July marked my tenth wedding anniversary this year. All of our family members wanted to send a gift. Do you know what we picked? RESP contributions to our sons’ education funds. Want to know a few more Secret RESP Budget Tips?
Saving is hard. Especially with groceries costing a fortune, kids wanting to enroll in activities and the odd shoe sale that gets our heart racing and credit card exercised. While we all earn different incomes, have varying levels of expenses and manage finances differently, UrbanMommies has a few money-saving tips that will help you save sheckles (my Grandmother called them that) for the RESPs. Because if you don’t save, you’ll be stressed, the kids may not get to attend the school of choice, they may graduate with debt, and (drumroll please) you will miss out on FREE money from the Canadian Government. Yes, free money. (The Canada Education Savings Grant will match up to 20% on the first $2,500 contributed annually. That could mean up to $500 a year, up to a lifetime maximum of $7,200.) i.e. You would feel like a putz if you skipped free money.
10 Secret RESP Budget Tips:
- Make it a game. Develop a budget and see how far under you can come each month. Split the leftover between a fun jar and an RESP jar.
- Once or twice a year, empty bags, purses and make a few forts with cusions in order to find spare change. (And undoubtedly a few missing lipsticks too). Have kids of any age separate the coins into piles – by colour, beaver, loon or Bluenose, and use the time as a math game. Roll the coins and take them to the bank as a family. Think: pigeon scene at the London bank in Mary Poppins.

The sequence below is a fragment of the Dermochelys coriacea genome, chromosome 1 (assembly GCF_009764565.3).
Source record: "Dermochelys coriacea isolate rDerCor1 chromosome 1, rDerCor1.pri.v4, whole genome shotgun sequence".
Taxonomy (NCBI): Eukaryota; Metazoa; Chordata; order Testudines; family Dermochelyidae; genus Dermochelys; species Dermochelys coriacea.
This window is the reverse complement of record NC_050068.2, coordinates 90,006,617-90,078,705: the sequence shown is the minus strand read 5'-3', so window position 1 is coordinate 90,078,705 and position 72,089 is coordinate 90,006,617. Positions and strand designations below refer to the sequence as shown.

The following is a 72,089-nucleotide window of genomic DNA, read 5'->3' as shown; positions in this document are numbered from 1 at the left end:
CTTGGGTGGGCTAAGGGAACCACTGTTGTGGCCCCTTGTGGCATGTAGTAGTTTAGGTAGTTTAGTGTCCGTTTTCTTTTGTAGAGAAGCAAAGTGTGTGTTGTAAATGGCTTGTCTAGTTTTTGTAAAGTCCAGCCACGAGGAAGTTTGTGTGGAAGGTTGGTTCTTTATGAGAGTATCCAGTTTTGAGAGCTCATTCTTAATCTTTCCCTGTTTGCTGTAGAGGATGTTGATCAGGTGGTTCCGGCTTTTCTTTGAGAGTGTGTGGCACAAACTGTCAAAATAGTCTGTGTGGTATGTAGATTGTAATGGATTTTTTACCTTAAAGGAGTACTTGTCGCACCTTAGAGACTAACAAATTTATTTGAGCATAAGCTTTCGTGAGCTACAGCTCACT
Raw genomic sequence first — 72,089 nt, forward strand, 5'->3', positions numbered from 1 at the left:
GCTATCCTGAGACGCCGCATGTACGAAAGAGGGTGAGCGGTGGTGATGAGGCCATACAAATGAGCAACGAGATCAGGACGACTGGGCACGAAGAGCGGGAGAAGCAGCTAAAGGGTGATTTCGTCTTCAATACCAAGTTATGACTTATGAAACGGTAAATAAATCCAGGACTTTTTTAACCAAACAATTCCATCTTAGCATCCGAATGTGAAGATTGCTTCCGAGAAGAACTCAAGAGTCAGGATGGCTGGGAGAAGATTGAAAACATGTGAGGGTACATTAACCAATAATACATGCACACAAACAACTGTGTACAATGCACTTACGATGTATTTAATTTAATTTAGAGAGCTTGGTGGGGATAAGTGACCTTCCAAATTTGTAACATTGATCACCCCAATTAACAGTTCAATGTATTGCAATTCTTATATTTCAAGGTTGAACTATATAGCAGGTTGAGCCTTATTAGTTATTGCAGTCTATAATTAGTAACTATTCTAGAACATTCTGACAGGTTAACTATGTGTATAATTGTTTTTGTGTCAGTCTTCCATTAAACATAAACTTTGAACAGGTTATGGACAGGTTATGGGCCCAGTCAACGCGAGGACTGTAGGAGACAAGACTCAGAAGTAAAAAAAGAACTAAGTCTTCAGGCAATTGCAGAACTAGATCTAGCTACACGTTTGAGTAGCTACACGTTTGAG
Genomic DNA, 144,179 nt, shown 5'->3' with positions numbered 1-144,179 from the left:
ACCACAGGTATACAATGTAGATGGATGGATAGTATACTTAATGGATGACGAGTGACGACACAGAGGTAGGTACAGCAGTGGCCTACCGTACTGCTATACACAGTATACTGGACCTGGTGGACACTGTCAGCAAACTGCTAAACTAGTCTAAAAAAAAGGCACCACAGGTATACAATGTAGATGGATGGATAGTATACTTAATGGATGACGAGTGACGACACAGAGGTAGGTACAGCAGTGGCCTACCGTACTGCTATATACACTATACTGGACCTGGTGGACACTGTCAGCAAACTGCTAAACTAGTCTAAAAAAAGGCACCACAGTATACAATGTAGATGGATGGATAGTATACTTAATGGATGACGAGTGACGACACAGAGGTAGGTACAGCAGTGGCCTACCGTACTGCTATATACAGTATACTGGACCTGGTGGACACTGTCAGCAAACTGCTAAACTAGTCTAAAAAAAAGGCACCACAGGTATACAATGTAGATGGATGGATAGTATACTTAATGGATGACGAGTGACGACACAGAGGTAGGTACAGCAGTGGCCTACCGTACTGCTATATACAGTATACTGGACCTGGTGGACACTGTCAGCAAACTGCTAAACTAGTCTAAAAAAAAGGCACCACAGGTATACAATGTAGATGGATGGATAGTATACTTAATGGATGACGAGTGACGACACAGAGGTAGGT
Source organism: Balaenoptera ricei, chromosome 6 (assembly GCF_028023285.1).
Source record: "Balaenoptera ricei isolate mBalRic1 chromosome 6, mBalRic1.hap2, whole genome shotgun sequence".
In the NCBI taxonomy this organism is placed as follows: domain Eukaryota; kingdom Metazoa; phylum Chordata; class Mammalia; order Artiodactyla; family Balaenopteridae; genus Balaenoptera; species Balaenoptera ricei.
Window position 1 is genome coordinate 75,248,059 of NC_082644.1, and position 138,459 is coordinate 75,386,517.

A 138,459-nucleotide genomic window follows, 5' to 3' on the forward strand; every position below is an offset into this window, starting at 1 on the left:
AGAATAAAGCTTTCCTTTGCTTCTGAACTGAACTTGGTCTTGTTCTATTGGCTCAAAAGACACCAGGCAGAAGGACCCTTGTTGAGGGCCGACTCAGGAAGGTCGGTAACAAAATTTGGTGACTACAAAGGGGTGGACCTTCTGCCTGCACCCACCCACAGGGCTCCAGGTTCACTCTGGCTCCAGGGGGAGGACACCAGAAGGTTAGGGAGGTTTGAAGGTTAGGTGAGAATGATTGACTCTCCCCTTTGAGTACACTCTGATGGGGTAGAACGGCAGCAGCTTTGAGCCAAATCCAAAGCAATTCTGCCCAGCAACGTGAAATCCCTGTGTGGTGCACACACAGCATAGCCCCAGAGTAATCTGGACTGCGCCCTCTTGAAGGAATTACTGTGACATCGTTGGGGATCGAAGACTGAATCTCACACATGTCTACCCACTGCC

- Do you have a talent? Though I’m awful at piano, I can get my head around notes and theory. I’m planning on committing a year to teaching the little ones piano myself instead of paying for costly lessons. Maybe a grandparent has karate or swimming skills…
- If your kids are young and you receive the $100 per month, funnel all government allowances into their RESP.
- I worked for a man in finance once who was on a company benefit plan. He paid for prescriptions and dentist bills and when he was reimbursed by the insurance company, funnelled all checks into the kids’ RESP funds. Sneaky.
- Coupons. And not your Mom’s spend-6-hours-clipping coupons. Buy grocery items on sale and stock up on what you can safely store. Check resources like the P+G Brandsaver and Cardswap in order to save on what you really need.
- Try to clean your house once per month using inexpensive vinegar and baking soda instead of costly brand-name products. It’s safer for kids too.
- We’re the beneficiaries of several cords of wood. This winter we’re going to try and turn down the heat in favour of real fireplace warmth. It cleans out the yard, and at the end of the winter we’ll put the difference between what we spent on fuel this year to last into the kids’ RESP.
- Craigslist, ebay and Kijiji. If you have a hankering for an air popper, travel stroller, bedframe or stand mixer, check these sites first. And then sell the stuff you don’t need. (We got most of our baby equipment on Craigslist and I sold it after 7 years of kids. It cost us almost nothing).
- The next time you’re in a bad mood, call your cable provider, cell phone company, credit cards, insurance people, etc. and threaten to leave unless they reduce your fees. You will be surprised. And even if you don’t save money you’ve probably gotten rid of the bad mood and improved your negotiation skills.
In terms of the scary world of finance and RESP stuff, get advice. (RBC who sponsored this post is a great option). It’s easy to start. No need to be overwhelmed. You have the flexibility to use the RESP for university, college, apprenticeship, non-credit courses etc., and if your child doesn’t use the funds, you can use your contributions and earnings to fund your RRSP!
You can find more great tips on saving for your child’s education here:
Disclosure: I am part of the RBC RESP blogger program with Mom Central Canada and I receive special perks as part of my affiliation with this group. The opinions on this blog are my own.